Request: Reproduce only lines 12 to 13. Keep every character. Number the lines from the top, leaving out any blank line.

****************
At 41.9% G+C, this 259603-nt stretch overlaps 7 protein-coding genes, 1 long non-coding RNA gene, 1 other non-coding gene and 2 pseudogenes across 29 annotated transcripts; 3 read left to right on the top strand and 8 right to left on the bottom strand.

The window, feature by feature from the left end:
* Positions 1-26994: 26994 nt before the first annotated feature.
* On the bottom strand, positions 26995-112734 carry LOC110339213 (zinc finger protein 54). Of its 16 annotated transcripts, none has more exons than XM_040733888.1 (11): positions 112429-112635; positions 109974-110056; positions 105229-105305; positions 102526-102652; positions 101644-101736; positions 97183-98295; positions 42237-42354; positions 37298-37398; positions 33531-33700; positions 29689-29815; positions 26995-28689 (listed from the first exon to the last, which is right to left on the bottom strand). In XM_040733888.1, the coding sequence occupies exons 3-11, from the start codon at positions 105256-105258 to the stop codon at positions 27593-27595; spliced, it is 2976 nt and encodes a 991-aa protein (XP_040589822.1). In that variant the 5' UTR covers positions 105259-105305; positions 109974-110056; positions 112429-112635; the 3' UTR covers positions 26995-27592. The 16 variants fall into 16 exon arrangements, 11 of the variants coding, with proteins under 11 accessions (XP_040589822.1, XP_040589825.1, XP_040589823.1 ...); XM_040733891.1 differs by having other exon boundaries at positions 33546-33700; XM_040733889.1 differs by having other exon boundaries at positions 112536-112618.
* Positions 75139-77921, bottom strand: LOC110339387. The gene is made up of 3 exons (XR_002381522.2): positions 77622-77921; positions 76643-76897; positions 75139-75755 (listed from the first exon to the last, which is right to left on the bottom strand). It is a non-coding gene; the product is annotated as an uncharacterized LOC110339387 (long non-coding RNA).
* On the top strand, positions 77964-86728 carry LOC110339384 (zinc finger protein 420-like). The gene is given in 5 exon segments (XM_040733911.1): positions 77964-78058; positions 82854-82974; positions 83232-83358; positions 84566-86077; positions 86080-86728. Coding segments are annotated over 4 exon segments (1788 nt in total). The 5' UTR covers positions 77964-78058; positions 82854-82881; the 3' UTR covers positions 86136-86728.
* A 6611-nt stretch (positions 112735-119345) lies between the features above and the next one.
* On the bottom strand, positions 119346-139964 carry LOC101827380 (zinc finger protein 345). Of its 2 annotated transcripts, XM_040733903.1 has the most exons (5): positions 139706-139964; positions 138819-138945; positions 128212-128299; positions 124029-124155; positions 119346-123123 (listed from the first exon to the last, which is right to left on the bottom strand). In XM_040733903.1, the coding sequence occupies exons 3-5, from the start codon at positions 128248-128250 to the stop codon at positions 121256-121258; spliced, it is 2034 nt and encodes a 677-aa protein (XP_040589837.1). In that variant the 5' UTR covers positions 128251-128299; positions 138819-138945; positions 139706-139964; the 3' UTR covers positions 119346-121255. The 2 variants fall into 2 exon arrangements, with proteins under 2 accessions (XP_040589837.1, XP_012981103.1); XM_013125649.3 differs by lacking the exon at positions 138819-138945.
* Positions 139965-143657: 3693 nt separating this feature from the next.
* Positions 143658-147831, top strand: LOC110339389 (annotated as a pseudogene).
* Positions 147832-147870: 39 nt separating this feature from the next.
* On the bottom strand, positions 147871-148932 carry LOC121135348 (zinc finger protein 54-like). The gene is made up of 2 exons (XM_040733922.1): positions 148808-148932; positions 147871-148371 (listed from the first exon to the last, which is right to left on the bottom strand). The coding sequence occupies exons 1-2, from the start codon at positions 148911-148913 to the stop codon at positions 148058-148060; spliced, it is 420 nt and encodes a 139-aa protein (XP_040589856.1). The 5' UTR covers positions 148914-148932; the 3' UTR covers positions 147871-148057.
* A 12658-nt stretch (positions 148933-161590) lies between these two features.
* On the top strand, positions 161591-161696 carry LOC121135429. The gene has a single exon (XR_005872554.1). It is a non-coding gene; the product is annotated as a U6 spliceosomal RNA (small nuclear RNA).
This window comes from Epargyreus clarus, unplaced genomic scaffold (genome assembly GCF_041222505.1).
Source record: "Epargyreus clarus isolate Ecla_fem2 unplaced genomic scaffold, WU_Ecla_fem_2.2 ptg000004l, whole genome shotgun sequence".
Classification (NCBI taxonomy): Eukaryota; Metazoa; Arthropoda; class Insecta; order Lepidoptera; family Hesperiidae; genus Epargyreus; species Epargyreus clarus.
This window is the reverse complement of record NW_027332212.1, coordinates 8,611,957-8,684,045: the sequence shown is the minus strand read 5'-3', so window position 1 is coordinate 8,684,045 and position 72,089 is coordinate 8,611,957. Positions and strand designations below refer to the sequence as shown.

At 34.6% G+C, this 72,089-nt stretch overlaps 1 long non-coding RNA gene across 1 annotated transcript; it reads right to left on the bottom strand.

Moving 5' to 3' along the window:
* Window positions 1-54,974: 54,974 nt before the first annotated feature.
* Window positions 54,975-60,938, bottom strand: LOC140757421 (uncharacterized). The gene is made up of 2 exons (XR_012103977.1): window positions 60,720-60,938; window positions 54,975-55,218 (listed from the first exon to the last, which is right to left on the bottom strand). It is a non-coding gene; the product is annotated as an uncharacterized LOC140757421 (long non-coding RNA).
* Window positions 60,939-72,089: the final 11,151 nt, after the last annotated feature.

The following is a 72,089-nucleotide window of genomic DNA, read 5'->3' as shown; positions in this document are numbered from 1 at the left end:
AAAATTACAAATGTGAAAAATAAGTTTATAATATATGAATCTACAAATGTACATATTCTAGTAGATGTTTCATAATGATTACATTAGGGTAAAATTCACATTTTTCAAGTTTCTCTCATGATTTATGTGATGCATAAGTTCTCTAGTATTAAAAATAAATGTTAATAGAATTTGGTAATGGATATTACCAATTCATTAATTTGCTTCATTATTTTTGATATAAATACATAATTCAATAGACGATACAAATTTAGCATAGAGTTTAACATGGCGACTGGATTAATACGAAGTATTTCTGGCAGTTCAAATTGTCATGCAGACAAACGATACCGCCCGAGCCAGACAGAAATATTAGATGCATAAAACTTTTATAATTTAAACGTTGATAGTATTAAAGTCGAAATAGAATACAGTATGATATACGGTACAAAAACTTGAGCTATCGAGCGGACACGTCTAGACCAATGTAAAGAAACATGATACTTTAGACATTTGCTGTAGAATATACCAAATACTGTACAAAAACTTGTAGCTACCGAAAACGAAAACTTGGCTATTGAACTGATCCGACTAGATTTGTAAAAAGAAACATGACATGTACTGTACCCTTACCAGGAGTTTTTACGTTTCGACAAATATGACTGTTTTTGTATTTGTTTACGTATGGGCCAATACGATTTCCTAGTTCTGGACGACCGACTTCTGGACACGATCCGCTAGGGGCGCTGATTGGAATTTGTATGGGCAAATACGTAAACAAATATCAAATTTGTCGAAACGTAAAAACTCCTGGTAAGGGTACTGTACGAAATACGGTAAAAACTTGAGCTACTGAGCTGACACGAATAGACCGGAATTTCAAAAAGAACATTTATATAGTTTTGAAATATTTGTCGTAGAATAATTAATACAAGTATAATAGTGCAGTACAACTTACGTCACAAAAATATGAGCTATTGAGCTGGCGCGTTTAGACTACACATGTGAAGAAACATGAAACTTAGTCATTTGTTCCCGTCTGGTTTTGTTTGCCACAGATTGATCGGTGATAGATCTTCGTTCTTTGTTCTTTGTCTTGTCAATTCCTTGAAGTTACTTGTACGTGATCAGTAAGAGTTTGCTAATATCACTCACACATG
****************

* On the bottom strand, positions 147871-148932 carry LOC121135348 (zinc finger protein 54-like). The gene is made up of 2 exons (XM_040733922.1): positions 148808-148932; positions 147871-148371 (listed from the first exon to the last, which is right to left on the bottom strand). The coding sequence occupies exons 1-2, from the start codon at positions 148911-148913 to the stop codon at positions 148058-148060; spliced, it is 420 nt and encodes a 139-aa protein (XP_040589856.1). The 5' UTR covers positions 148914-148932; the 3' UTR covers positions 147871-148057.
* A 12658-nt stretch (positions 148933-161590) lies between these two features.